Though Apple and Huawei and Samsung may have the best product engineers in the field, they can’t deliver one irreplaceable ingredient of a hit product: immediate reactivity to the diverse needs of their users. Experience tells us that kind of reactivity can only come reliably from one place — the community of technically sophisticated users. Unprompted beyond cubicle malaise and a chip on their shoulders about what the future was supposed to look like, they constantly suggest the new (and sometimes ridiculous) uses for existing technology that winds up radically expanding its value proposition for the rest of us.

These activist users acting as product re-developers are best able to produce small, purpose-built hacks or applications that define a “pet project” use case. This constantly evolving list of literal applications is what makes the smartphone so exceptional from a product standpoint. To resist this user-driven forward march would be to take the Tesla in the garage and insist on retrofitting it with a two-stroke gas engine in order to fit what our local mechanic is comfortable with.

Open, reactive, and tuned to the needs of its user base — if the smartphone + app store is the cornerstone of what a modern device is, there are woefully few other examples of smart products that measure up. Opening these devices to their full potential requires thinking through the organizational impediments that are leading to the current state of bad design that we have come to accept as ‘good enough’.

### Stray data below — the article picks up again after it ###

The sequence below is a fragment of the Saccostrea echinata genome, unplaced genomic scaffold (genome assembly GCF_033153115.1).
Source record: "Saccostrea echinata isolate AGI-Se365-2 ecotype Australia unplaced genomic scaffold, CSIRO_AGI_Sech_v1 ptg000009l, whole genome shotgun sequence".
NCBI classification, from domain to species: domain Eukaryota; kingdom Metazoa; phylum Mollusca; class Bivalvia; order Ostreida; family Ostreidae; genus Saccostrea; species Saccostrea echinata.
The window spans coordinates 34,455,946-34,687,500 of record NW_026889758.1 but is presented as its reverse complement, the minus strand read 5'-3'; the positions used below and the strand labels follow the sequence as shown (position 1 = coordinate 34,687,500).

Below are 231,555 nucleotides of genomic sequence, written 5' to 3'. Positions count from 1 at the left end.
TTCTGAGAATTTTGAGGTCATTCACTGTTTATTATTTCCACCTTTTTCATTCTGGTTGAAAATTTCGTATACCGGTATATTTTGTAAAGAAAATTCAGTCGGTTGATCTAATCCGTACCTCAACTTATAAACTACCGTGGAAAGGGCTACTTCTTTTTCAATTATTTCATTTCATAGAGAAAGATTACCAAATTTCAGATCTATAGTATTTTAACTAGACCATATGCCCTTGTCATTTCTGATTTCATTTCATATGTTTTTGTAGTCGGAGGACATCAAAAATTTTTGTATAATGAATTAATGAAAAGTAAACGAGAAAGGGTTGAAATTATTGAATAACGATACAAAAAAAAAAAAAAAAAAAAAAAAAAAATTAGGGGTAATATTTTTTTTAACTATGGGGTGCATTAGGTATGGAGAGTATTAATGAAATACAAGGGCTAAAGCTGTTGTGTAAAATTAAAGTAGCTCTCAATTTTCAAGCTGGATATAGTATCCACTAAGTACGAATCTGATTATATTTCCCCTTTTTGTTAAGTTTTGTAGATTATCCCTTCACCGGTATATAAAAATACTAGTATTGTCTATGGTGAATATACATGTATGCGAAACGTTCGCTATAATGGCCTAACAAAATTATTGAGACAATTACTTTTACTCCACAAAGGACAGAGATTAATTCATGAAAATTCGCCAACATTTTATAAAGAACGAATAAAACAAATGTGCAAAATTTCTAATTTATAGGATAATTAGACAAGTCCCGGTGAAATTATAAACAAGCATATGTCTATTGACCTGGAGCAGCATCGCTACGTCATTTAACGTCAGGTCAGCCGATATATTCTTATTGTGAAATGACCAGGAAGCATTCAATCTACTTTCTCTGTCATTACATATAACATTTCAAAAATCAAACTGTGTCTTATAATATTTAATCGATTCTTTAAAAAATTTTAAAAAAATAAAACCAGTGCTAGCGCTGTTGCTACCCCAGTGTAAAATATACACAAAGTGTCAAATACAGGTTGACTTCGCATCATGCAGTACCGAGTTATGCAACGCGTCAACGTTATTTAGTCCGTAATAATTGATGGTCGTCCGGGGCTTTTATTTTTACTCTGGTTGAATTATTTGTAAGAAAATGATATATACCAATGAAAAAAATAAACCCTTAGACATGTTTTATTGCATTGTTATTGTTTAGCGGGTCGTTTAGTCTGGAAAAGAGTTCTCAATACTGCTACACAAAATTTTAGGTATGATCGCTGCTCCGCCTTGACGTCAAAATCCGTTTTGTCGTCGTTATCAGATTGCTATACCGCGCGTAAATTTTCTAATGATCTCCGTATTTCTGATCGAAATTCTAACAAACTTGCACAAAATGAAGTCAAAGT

IoT is stuck in an older model

Today’s startups routinely bash the older generation of big tech companies for their lack of innovation. The charges are perennial: large siloed bureaucracies of long-successful enterprises (sorry, Japan) can muddle the development of a product beyond all recognition, sprawling and rigid hierarchies require so much change management that they stop even trying to keep pace with what’s possible. These are truths of working with scale and risk-aversion, however, modern IoT projects more often produce mediocrity because of specific impairments that relate directly to the “openness” of their product’s design. Simply put, veteran hardware engineers lean on the tools they know best, and when all you know is a hammer, everything looks like a nail. Nails don’t build satellites, and they certainly don’t build app stores or secure environments for trustless installing of user-submitted software.

This is to say that the first impediment is laziness. Many IoT companies don’t really have a mechanism for running someone else’s code securely on their platform, and developing one takes time and money, so they simply don’t bother since they’ve ‘never needed it before’. Perfectly rational for each individual firm, yet this classic prisoner’s dilemma is a serious problem for IoT as a field because it creates a culture of bad design and sets the bar for new products very low.